Motion to Dismiss≈Withdrawal of Petition

Petitioners moved to have this case dismissed without prejudice to them by means of the Court permitting the withdrawal of their petition. Petitioners made this motion after respondent answered the case and at a time when the case was at issue. Indeed, petitioners, after failing to respond to discovery, failing to comply with several court orders, and failing to properly prepare for trial, now come forward and seek the withdrawal of their petition. Respondent amply described the prejudice to him that would be occasioned by such a dismissal without prejudice.

Essentially, petitioners argument is that we lack jurisdiction to hear this matter because petitioners seek to and are entitled to withdraw their petition. Petitioners have submitted to our jurisdiction by filing their petition. Pursuant to section 7459(d), 1 "[i]f a petition for a redetermination of a deficiency has been filed by the taxpayer, a decision of the Tax Court dismissing the proceeding shall be considered as its decision that the deficiency is the amount determined by the Secretary." Once petitioners have submitted to our jurisdiction they are precluded from thereafter instituting a suit for a refund. See section 6512(a) which provides "if the taxpayer files a petition with the Tax Court within the time prescribed * * * no suit by the taxpayer for the recovery of any part of the tax shall be instituted in any court * * *." Estate of Ming v. Commissioner [Dec. 32,686], 62 T.C. 519 (1974); Fiorito v. Commissioner [Dec. 38,320(M)], T.C. Memo. 1981-576, affd. without published opinion 720 F.2d 682 (7th Cir. 1983). Petitioners are precluded from seeking the jurisdiction of a refund forum, and because petitioner did not extend the period within which respondent could assess, respondent is precluded from sending further notices of deficiency to petitioners. Accordingly, there does not appear to be any way to permit petitioners' withdrawal without prejudice.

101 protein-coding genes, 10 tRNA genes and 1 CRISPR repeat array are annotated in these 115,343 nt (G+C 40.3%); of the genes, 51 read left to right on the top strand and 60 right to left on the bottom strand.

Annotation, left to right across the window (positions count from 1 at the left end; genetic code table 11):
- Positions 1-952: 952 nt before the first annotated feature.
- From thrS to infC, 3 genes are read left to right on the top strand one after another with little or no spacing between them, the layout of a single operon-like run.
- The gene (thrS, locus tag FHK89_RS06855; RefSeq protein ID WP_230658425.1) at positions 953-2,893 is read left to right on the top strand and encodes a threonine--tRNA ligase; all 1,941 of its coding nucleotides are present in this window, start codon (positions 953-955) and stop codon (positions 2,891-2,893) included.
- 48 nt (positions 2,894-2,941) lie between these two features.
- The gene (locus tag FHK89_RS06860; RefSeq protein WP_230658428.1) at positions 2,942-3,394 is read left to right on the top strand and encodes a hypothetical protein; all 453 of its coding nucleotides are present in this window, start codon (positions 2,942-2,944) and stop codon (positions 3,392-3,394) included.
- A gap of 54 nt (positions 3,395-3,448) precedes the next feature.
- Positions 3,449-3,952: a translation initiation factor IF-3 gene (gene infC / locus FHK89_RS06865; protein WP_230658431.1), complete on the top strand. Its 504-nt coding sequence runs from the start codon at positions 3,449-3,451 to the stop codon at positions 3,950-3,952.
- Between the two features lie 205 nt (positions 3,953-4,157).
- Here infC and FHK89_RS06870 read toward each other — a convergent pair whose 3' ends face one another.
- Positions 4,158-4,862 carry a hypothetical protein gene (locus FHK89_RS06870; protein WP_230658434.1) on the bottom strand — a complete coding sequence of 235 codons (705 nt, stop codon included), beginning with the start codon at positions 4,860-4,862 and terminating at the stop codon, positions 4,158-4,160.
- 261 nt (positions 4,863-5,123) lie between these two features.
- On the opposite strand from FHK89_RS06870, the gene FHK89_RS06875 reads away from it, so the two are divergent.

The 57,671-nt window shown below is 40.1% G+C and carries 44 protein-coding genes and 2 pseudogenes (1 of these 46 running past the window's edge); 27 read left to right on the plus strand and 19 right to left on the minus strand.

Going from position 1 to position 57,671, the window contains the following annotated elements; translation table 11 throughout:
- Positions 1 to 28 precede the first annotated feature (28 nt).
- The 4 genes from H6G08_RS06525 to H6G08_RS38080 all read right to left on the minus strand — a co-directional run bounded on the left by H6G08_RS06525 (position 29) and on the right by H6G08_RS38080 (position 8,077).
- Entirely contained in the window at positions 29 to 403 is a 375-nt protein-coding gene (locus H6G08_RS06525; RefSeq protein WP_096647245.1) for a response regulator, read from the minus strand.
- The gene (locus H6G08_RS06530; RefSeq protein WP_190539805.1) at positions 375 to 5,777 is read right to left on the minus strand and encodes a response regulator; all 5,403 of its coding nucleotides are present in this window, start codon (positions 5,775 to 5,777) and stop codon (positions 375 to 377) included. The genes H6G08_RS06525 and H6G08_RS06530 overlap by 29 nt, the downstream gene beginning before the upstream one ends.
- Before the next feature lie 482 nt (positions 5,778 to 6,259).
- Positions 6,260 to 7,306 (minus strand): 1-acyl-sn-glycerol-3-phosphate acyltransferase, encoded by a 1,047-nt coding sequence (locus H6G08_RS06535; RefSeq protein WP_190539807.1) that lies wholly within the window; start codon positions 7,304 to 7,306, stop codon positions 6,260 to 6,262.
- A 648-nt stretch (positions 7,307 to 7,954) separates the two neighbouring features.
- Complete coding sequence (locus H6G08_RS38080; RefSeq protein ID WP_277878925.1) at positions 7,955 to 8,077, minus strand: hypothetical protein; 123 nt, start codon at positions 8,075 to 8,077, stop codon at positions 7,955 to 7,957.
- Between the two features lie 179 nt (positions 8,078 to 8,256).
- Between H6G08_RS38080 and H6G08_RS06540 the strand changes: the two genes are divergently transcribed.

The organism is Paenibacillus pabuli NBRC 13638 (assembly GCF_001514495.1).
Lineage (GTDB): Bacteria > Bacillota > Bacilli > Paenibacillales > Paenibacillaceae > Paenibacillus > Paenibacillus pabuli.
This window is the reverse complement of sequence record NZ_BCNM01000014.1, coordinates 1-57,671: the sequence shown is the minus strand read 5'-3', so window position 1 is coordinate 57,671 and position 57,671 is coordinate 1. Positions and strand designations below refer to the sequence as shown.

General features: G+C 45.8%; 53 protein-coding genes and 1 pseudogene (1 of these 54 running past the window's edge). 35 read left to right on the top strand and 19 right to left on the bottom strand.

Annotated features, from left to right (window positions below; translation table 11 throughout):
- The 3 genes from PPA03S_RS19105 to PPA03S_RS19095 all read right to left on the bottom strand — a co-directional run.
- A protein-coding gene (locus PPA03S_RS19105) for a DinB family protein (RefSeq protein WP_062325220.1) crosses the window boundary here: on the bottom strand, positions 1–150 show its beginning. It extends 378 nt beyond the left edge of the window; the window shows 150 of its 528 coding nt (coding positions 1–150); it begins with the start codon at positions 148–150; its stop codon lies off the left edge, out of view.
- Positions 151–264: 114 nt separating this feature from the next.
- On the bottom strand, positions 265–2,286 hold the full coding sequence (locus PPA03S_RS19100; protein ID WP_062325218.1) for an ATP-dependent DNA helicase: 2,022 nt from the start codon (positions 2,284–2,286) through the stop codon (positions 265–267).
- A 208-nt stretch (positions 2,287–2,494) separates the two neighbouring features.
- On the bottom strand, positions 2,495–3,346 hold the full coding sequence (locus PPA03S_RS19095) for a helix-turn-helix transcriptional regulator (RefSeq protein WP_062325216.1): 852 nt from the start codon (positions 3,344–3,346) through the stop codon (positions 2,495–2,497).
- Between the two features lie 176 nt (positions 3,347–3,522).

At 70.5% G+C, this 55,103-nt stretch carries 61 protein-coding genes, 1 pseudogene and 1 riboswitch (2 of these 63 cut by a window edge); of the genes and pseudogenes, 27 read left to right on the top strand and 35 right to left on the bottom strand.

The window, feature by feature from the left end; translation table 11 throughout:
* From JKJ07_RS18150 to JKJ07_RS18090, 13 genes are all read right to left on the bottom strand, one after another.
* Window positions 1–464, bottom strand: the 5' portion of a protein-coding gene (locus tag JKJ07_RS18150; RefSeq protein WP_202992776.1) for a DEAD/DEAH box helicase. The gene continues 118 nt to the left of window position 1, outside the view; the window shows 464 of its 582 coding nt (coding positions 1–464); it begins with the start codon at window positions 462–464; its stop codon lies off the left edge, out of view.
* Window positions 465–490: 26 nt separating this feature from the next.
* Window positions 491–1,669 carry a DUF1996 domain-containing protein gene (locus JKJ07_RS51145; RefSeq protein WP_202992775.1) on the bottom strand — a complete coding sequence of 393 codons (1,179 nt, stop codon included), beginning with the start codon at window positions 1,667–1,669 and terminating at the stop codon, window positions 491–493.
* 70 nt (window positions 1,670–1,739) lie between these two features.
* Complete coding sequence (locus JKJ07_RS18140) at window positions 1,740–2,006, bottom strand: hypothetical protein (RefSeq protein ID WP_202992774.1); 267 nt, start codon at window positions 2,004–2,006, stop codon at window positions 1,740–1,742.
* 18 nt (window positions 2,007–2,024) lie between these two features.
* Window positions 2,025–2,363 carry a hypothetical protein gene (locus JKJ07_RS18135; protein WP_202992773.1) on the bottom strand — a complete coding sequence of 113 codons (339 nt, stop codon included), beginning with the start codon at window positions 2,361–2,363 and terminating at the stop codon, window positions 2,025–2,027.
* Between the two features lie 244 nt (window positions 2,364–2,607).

1 Section references are to the Internal Revenue Code as amended and in effect for the period under consideration.


More importantly, respondent would clearly be prejudiced if we granted petitioners' motion because no further notices of deficiency could be issued and because respondent had prepared for trial only to appear and be confronted by a motion to dismiss or continue.